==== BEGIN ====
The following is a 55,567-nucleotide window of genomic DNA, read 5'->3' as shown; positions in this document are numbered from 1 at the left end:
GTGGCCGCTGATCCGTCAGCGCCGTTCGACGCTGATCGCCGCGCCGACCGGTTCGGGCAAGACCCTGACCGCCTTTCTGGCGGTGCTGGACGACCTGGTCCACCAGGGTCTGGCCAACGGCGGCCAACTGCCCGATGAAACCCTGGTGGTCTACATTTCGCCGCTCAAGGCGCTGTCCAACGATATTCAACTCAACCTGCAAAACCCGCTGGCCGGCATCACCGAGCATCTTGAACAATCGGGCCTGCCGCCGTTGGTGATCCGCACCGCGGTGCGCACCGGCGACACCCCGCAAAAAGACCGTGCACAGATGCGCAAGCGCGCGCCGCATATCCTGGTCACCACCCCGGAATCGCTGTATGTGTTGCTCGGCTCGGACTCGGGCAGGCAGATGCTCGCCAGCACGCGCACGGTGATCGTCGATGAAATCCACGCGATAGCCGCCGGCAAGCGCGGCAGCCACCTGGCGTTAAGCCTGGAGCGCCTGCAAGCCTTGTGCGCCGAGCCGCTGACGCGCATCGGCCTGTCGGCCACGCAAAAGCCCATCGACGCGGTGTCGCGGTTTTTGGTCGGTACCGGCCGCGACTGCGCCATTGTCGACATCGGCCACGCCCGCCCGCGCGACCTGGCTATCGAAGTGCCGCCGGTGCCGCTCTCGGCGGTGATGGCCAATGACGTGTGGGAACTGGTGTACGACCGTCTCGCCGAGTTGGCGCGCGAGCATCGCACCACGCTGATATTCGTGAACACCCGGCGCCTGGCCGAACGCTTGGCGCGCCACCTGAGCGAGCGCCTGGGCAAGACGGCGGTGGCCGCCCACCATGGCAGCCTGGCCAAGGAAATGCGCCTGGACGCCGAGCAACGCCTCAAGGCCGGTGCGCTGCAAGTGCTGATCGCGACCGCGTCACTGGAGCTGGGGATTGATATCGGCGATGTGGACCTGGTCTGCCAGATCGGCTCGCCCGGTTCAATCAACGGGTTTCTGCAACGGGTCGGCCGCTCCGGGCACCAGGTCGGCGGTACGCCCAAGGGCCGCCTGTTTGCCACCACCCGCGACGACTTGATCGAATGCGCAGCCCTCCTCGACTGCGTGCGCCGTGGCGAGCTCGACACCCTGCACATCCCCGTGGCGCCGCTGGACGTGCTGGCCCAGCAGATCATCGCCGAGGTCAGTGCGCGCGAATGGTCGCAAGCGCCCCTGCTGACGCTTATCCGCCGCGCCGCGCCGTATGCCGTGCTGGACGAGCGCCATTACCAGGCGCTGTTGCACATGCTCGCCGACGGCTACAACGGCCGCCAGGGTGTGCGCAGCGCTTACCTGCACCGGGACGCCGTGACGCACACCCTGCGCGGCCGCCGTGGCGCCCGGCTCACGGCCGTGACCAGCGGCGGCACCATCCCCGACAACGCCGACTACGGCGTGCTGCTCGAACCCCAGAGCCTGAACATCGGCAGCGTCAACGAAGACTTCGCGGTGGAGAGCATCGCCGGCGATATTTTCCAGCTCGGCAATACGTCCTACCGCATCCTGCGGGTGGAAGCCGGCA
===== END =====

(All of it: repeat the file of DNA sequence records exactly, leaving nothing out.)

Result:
The following is a 55,567-nucleotide window of genomic DNA, read 5'->3' as shown; positions in this document are numbered from 1 at the left end:
GTGGCCGCTGATCCGTCAGCGCCGTTCGACGCTGATCGCCGCGCCGACCGGTTCGGGCAAGACCCTGACCGCCTTTCTGGCGGTGCTGGACGACCTGGTCCACCAGGGTCTGGCCAACGGCGGCCAACTGCCCGATGAAACCCTGGTGGTCTACATTTCGCCGCTCAAGGCGCTGTCCAACGATATTCAACTCAACCTGCAAAACCCGCTGGCCGGCATCACCGAGCATCTTGAACAATCGGGCCTGCCGCCGTTGGTGATCCGCACCGCGGTGCGCACCGGCGACACCCCGCAAAAAGACCGTGCACAGATGCGCAAGCGCGCGCCGCATATCCTGGTCACCACCCCGGAATCGCTGTATGTGTTGCTCGGCTCGGACTCGGGCAGGCAGATGCTCGCCAGCACGCGCACGGTGATCGTCGATGAAATCCACGCGATAGCCGCCGGCAAGCGCGGCAGCCACCTGGCGTTAAGCCTGGAGCGCCTGCAAGCCTTGTGCGCCGAGCCGCTGACGCGCATCGGCCTGTCGGCCACGCAAAAGCCCATCGACGCGGTGTCGCGGTTTTTGGTCGGTACCGGCCGCGACTGCGCCATTGTCGACATCGGCCACGCCCGCCCGCGCGACCTGGCTATCGAAGTGCCGCCGGTGCCGCTCTCGGCGGTGATGGCCAATGACGTGTGGGAACTGGTGTACGACCGTCTCGCCGAGTTGGCGCGCGAGCATCGCACCACGCTGATATTCGTGAACACCCGGCGCCTGGCCGAACGCTTGGCGCGCCACCTGAGCGAGCGCCTGGGCAAGACGGCGGTGGCCGCCCACCATGGCAGCCTGGCCAAGGAAATGCGCCTGGACGCCGAGCAACGCCTCAAGGCCGGTGCGCTGCAAGTGCTGATCGCGACCGCGTCACTGGAGCTGGGGATTGATATCGGCGATGTGGACCTGGTCTGCCAGATCGGCTCGCCCGGTTCAATCAACGGGTTTCTGCAACGGGTCGGCCGCTCCGGGCACCAGGTCGGCGGTACGCCCAAGGGCCGCCTGTTTGCCACCACCCGCGACGACTTGATCGAATGCGCAGCCCTCCTCGACTGCGTGCGCCGTGGCGAGCTCGACACCCTGCACATCCCCGTGGCGCCGCTGGACGTGCTGGCCCAGCAGATCATCGCCGAGGTCAGTGCGCGCGAATGGTCGCAAGCGCCCCTGCTGACGCTTATCCGCCGCGCCGCGCCGTATGCCGTGCTGGACGAGCGCCATTACCAGGCGCTGTTGCACATGCTCGCCGACGGCTACAACGGCCGCCAGGGTGTGCGCAGCGCTTACCTGCACCGGGACGCCGTGACGCACACCCTGCGCGGCCGCCGTGGCGCCCGGCTCACGGCCGTGACCAGCGGCGGCACCATCCCCGACAACGCCGACTACGGCGTGCTGCTCGAACCCCAGAGCCTGAACATCGGCAGCGTCAACGAAGACTTCGCGGTGGAGAGCATCGCCGGCGATATTTTCCAGCTCGGCAATACGTCCTACCGCATCCTGCGGGTGGAAGCCGGCA